To create a dedicated sleeping space for the then one-year-old, Hunter. They cleared out the closet and converted this into a nursery. Neatly fitting Hunter’s crib, changing table, rocking horse, clothing and other stored items. As for Theoden, like his big brother before him, a bassinet was placed in the living room to serve as his cozy bed for the first few months of his life. To further free up the space for two children, Suzanne and Greg also said goodbye to their piano (I assure you this is not a typo), and culled and sorted some more of their belongings.
Even with the logistics of where everyone sleeps under control, there are of course some question marks over just how that sleep goes down. As mentioned earlier, nap time is a particularly unforgiving beast in the small apartment experience. Though the age gap between Hunter and Theoden is only just over a year, they were at vastly different stages in their development while living in the studio. “How are you supposed to keep a toddler quiet while an infant sleeps?” remarked Suzanne. A difficult enough feat even when you have walls dividing the nappers from the rest of the household.
Another noise issue presented in the form of balancing early morning work with sleeping babes. To help the boys sleep longer, Greg started taking those early business calls in the car (in the garage downstairs); the Living Small equivalent of a home office.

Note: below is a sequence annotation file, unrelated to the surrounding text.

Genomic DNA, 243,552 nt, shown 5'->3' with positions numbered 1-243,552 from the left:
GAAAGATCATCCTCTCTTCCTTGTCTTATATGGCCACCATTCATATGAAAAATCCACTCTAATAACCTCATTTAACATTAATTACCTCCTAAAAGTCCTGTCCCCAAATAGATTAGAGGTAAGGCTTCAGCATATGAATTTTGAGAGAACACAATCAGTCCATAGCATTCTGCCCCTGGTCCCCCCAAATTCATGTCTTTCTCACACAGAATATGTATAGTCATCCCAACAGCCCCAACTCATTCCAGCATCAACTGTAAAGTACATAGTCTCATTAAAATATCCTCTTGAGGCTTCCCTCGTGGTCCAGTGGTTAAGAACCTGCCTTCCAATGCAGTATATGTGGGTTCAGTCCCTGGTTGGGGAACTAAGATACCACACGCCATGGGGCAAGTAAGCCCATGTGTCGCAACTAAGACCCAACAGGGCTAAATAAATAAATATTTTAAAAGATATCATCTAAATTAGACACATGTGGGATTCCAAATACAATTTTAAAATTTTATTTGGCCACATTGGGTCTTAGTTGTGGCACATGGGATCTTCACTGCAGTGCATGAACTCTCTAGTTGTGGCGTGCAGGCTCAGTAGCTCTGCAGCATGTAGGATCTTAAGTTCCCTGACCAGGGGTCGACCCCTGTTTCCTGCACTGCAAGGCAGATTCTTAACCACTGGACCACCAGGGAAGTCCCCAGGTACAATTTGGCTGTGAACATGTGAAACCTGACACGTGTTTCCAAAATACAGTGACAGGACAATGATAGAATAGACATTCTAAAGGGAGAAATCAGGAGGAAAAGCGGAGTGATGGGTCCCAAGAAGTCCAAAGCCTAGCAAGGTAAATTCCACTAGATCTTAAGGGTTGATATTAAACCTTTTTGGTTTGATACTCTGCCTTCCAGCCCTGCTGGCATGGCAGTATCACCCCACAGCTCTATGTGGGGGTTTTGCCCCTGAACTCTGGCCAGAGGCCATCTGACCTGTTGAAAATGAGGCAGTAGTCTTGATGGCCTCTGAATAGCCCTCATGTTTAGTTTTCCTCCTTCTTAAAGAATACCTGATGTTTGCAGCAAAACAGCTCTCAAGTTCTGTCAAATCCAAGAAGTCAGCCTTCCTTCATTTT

With an active toddler and a newborn in tow, a yard or outdoor play area would have made life a little easier for Suzanne and Greg. However, they loved their Western Addition location. The proximity to quality local playgrounds and city amenities was invaluable in enabling them to enjoy their neighbourhood as an easy extension of their small abode, “I love that everything is within walking distance - the grocery store, our favorite burrito place, several fantastic parks, the pool, two libraries, and our church. It has been a privilege to live in such a beautiful, diverse city.” Suzanne explained.
Not only did living in a small space help them to appreciate their surroundings, it also pushed them to look inward. There aren’t too many places to hide from each other when you’re perched on a loft bed above two sleeping kids. “(living here) brought Greg and I closer together, forcing us to realize that we’re on the same team… when you’re in a tight space, you can’t ignore each other, or issues that come up,” said Suzanne.
Though the family were in the process of moving out when I stopped by, it was inspiring to meet and witness even a passing glimpse of their ingenuity and resourcefulness. A fully functioning home for a family of four. In a space with a floor plan the size of a pacifier. Yes it can be done, yes it has been done. “Everything just sort of fell into place. We were very thankful,” said Suzanne.
For more about the lessons learned during family life in a studio, take a look at Greg’s personal blog post about the experience.
Words: Rachel Jamieson
Pictures: Rachel Jamieson and Greg Kroleski